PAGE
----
Consider the below code snippet. When we move a value type to reference type the data is moved from the stack to the heap. When we move reference type to a value type the data is moved from the heap to the stack.
This movement of data from the heap to stack and vice-versa creates a
performance hit.

When the data moves from value types to reference types its termed as ‘Boxing’ and the vice versa is termed as ‘UnBoxing’.

If you compile the above code and see the same in ILDASM you can see in the IL code how ‘boxing’ and ‘unboxing’ looks, below figure demonstrates the same.

Performance implication of Boxing and unboxing

In order to see how the performance is impacted we ran the below two
functions 10,000 times. One function has boxing and the other function is simple. We used a stop watch object to monitor the time taken.
The boxing function was executed in 3542 MS while without boxing the code was executed in 2477 MS. In other words try to avoid boxing and unboxing. In project you always need boxing and unboxing , use it when it’s absolutely necessary.
With the same article the sample code is attached which demonstrates this performance implication.

Currently I have not put a source code for unboxing but the same hold true for the same. You can write the same and experiment it by using stopwatch class.

Saturday, April 17, 2010

ASP.NET application and page life cycle
In this article we will try to understand what are the different events which takes place right from the time the user sends a request, until the time request is rendered on the browser. So we will first try to understand the two broader steps of an ASP.NET request and then we will move in to different events emitted from ‘HttpHandler’, ‘HttpModule’ and ASP.NET page object. As we move in this event journey we will try to understand what kind of
logic should go in each every of these events.

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The Two step process

From 30,000 feet level ASP.NET request processing is a 2 step process as shown below. User sends a request to the IIS:-
• ASP.NET creates an environment which can process the request. In other words it creates the application object, request, response and context objects to process the request.

• Once the environment is created the request is processed through series of events which is processed by using modules, handlers and page objects. To keep it short lets name this step as MHPM (Module, handler, page and Module event), we will come to details later.

In the coming sections we will understand both these main steps in more details.Creation of ASP.NET environment
Step 1:- The user sends a request to IIS. IIS first checks which ISAPI extension can serve this request. Depending on file extension the request is processed. For instance if the page is an ‘.ASPX page’ then it will be passed to ‘aspnet_isapi.dll’ for processing.
Step 2:- If this the first request to the website then a class called as ‘ApplicationManager’ creates an application domain where the website can run. As we all know application domain creates isolation between two web applications hosted on the same IIS. So in case there is issue in one app domain it does not affect the other app domain.
Step 3:- The newly created application domain creates hosting environment i.e. the ‘HttpRuntime’ object. Once the hosting environment is created necessary core ASP.NET objects like ‘HttpContext’ , ‘HttpRequest’ and ‘HttpResponse’ objects are created.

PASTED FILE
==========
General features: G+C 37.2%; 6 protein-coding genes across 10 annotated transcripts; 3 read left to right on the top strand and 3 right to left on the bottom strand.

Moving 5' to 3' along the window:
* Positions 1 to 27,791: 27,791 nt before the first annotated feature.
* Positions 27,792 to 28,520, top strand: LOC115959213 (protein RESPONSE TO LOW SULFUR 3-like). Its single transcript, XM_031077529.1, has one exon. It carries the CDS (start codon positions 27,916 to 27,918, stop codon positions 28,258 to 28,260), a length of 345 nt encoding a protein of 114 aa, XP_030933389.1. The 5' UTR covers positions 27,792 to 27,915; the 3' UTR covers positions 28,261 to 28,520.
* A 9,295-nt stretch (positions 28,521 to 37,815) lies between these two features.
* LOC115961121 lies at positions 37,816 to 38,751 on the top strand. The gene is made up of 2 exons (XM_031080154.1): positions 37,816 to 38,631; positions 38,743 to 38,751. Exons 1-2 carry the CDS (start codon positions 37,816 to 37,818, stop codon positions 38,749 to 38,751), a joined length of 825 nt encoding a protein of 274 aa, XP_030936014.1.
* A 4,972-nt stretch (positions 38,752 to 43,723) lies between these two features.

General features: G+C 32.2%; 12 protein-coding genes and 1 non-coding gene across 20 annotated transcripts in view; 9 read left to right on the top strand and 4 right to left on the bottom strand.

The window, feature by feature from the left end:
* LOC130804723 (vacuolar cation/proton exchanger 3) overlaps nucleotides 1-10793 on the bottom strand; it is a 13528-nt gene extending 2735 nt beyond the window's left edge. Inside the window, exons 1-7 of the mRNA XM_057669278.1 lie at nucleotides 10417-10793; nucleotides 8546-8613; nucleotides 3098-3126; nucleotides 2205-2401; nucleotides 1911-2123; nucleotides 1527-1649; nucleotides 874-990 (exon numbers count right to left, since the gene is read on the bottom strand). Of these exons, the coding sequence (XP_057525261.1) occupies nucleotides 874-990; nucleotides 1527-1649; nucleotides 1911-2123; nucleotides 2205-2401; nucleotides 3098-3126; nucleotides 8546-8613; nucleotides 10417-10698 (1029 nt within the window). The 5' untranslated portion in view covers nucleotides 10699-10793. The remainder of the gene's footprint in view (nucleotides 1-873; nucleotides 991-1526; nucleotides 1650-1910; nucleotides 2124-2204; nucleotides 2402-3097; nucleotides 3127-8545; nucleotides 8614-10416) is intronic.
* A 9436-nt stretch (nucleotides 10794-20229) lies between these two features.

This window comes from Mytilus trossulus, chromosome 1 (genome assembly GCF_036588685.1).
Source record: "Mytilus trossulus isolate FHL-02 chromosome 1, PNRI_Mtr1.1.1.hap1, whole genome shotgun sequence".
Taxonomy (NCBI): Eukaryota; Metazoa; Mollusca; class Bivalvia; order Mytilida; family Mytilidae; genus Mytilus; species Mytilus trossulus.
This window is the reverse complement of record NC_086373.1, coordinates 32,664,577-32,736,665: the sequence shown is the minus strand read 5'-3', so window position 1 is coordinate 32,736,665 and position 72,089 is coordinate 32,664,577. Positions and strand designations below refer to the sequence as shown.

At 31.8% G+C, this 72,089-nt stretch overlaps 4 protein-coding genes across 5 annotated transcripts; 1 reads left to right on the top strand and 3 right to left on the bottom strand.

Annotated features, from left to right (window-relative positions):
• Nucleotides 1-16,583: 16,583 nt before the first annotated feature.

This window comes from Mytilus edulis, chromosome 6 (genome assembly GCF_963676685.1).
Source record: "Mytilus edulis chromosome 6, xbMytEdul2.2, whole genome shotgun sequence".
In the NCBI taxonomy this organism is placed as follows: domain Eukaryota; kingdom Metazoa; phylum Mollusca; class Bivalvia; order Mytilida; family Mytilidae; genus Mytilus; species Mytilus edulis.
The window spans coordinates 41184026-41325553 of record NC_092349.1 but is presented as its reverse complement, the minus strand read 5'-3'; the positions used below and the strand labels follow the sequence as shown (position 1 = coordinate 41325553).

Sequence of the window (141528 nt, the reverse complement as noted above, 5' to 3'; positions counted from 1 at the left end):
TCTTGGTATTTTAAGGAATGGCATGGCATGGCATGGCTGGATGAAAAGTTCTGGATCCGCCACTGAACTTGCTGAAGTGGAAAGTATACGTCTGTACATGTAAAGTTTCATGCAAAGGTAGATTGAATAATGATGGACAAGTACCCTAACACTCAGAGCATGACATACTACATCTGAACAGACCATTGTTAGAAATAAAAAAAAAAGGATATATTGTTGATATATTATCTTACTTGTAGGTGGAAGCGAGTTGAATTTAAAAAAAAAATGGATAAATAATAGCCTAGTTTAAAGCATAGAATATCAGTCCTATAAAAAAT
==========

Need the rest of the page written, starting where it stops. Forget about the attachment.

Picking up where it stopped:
Step 4:- Once all the core ASP.NET objects are created ‘HttpApplication’ object is created to serve the request. In case you have a ‘global.asax’ file in your system then object of the ‘global.asax’ file will be created. Please note
‘global.asax’ file inherits from ‘HttpApplication’ class.
Note: The first time an ASP.NET page is attached to an application, a new instance of ‘HttpApplication’ is created. Said and done to maximize performance, ‘HttpApplication’ instances might be reused for multiple requests.Step 5:- The ‘HttpApplication’ object is then assigned to the core ASP.NET objects to process the page.
Step 6:- ‘HttpApplication’ then starts processing the request by http module events , handlers and page events. It fires the MHPM event for request processing.
Note: - For more details


Below image explains how the internal object model looks like for an ASP.NET request. At the top level is the ASP.NET runtime which has creates an ‘Appdomain’ which in turn has ‘HttpRuntime’ with ‘request’, ‘response’ and ‘context’ objects.

Process request using MHPM events fired

Once ‘HttpApplication’ is created it starts processing request it goes through 3 different sections ‘HttpModule’ , ‘Page’ and ‘HttpHandler’. As it moves through these sections it invokes different events which the developer can extend and add customize logic to the same.Before we move ahead lets understand what are ‘HttpModule’ and ‘HttpHandlers’. They help us to inject custom logic before and after the ASP.NET page is processed. The main differences between both of them are:-
• If you want to inject logic based in file extensions like ‘.ASPX’ , ‘.HTML’ then you use ‘HttpHandler’. In other words ‘HttpHandler’ is an extension based processor.

• If you want to inject logic in the events of ASP.NET pipleline then you use ‘HttpModule’. ASP.NET . In other word ‘HttpModule’ is an event based processor.

You can read more about the differences from http://tinyurl.com/yyfuc9r
Below is the logical flow of how the request is processed. There are 4 important steps MHPM as explained below :-